A Fresno laundrymat owner is bound and determined to obtain the $229 the county owes him.
Carl Pederson went to court in March over a speeding ticket. The court date was prior to the rules change, so Mr. Pederson had to pay the fine and penalty assessments upfront. The judge dismissed the ticket, and Mr. Pederson went to the mailbox every day, looking for his refund check. The County has sent two updates, the first of which cited a “court transition at the beginning of April” for the delay. The second letter reassured him that the Accounting Department had received a “rush refund request” and he should expect a check within two to three weeks. Apparently, “rush” is a relative term when dealing with the Superior Court.
Mr. Pederson received the ticket almost exactly a year ago.
Disposing of a Traffic Ticket
Only about 5 percent of traffic tickets go to trial. That sounds like an extremely small percentage, and it is, but that number is roughly in line with the plea bargain rate in criminal court. The difference is that nearly all criminal defendants have attorneys who are there to get the best deal possible for their clients, and nearly all motorists pay the maximum fine just to “get it over with,” unless they are among the lucky few who are offered traffic school or some other pretrial diversion. By the way, these programs usually have strings attached.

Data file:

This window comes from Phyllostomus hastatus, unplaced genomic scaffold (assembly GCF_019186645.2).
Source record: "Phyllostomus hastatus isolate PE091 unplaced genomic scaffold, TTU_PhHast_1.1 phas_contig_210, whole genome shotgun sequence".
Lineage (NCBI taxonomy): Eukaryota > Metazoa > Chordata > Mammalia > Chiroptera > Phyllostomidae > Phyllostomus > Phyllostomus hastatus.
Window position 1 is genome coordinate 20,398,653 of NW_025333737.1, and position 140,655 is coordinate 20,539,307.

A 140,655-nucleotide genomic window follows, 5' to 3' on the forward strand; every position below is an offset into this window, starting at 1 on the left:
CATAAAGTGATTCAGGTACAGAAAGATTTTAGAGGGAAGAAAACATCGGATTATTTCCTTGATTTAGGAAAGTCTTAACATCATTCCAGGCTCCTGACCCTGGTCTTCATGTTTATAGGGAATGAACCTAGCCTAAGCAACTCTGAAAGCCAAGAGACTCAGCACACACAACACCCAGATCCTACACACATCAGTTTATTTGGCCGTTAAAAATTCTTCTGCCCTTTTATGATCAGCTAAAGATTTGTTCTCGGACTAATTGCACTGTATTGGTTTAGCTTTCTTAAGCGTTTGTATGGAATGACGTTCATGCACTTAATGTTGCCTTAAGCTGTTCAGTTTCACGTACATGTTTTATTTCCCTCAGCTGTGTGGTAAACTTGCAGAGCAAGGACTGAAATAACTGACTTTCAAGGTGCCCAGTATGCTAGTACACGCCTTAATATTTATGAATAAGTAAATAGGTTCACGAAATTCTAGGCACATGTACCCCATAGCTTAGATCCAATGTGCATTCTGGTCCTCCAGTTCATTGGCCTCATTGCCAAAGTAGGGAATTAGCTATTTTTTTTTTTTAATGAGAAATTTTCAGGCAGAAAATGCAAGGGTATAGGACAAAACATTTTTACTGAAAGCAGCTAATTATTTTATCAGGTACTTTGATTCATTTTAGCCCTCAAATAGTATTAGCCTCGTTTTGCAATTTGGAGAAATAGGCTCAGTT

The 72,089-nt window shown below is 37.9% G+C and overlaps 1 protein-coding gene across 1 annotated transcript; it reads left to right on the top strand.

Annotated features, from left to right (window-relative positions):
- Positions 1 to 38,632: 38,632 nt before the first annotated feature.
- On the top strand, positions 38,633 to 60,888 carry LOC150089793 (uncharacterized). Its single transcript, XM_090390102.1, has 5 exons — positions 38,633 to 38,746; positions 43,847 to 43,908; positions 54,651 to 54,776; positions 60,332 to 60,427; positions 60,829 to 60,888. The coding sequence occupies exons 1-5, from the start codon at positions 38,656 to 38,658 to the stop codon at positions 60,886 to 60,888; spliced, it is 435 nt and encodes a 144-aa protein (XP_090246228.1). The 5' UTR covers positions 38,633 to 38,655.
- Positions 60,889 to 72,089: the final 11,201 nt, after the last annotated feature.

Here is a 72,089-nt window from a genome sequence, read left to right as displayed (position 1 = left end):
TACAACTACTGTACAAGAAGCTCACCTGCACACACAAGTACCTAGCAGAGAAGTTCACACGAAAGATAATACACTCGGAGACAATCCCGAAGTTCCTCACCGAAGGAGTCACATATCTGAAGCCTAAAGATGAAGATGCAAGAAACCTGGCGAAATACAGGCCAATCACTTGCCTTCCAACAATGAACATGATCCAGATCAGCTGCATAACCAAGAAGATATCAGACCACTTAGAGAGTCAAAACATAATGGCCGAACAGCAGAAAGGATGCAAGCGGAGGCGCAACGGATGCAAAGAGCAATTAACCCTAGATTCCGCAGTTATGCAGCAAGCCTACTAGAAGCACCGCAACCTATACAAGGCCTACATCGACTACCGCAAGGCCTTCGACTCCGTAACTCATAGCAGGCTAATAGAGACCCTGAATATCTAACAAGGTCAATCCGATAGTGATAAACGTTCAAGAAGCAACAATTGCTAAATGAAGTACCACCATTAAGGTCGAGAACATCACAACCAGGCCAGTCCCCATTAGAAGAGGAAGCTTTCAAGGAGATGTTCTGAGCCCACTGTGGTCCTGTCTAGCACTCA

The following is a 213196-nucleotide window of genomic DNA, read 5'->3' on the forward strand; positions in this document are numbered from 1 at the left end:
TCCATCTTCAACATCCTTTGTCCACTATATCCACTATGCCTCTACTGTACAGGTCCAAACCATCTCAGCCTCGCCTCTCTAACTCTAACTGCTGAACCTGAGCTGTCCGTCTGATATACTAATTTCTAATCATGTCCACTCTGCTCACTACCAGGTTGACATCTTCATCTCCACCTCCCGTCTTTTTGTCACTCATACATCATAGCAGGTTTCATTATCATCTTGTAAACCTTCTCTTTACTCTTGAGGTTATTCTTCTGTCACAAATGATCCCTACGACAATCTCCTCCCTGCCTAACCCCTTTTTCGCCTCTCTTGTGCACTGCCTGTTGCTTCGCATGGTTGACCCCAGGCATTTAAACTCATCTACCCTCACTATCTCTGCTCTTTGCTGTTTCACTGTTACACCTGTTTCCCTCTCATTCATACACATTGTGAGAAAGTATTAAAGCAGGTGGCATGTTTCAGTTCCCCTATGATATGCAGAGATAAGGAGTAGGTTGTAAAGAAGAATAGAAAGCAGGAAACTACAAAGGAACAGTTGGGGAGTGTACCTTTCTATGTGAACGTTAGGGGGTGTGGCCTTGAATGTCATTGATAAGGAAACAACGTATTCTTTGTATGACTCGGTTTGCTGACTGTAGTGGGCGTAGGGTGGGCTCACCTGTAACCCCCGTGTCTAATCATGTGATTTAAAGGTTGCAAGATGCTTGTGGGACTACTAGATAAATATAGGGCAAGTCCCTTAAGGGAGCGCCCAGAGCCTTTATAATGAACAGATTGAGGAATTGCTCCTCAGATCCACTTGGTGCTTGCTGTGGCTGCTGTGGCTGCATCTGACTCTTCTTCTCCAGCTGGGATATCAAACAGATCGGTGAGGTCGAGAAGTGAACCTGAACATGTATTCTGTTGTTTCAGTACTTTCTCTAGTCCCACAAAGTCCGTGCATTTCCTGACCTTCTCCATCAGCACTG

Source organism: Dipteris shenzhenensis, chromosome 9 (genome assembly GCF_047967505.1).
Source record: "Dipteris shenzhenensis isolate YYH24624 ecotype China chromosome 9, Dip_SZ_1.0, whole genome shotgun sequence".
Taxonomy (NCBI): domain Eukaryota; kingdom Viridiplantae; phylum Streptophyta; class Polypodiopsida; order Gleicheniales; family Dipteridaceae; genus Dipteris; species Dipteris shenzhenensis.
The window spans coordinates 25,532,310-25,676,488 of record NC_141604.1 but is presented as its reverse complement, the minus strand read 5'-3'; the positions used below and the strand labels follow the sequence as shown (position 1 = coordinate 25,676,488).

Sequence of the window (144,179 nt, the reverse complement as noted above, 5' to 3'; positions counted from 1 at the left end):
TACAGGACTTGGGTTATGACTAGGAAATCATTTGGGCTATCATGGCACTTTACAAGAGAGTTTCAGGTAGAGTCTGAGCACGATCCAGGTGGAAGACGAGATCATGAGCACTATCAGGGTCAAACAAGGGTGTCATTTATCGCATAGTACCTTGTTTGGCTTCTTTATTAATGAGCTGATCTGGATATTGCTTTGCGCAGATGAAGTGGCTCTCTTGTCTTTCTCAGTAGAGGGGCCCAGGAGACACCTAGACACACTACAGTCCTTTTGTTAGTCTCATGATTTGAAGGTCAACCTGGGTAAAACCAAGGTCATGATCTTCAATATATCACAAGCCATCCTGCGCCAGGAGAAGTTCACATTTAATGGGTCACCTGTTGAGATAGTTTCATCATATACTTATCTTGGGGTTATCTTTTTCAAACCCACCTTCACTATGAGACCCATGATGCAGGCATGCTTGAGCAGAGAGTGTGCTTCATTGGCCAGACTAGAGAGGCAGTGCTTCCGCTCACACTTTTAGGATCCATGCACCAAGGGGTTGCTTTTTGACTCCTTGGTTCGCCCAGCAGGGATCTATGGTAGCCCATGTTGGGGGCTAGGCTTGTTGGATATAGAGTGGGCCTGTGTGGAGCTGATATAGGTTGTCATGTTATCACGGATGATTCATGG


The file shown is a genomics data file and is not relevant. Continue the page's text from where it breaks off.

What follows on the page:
A pro athlete wouldn’t dream of negotiating a big contract without an agent. And since a few hundred dollars matters an awful lot to most families, including mine, it only makes sense to partner with an attorney who understands the hidden costs of a traffic ticket as well as the best approach to save money.
Getting Legal Help
The aggressive lawyers at Bigger & Harman, APC, are committed to giving individuals a voice when dealing with speeding and traffic tickets. Call today at 661-859-1177 or email email@example.com to receive the personal professional attention you deserve. En español, llame al 661-376-0214.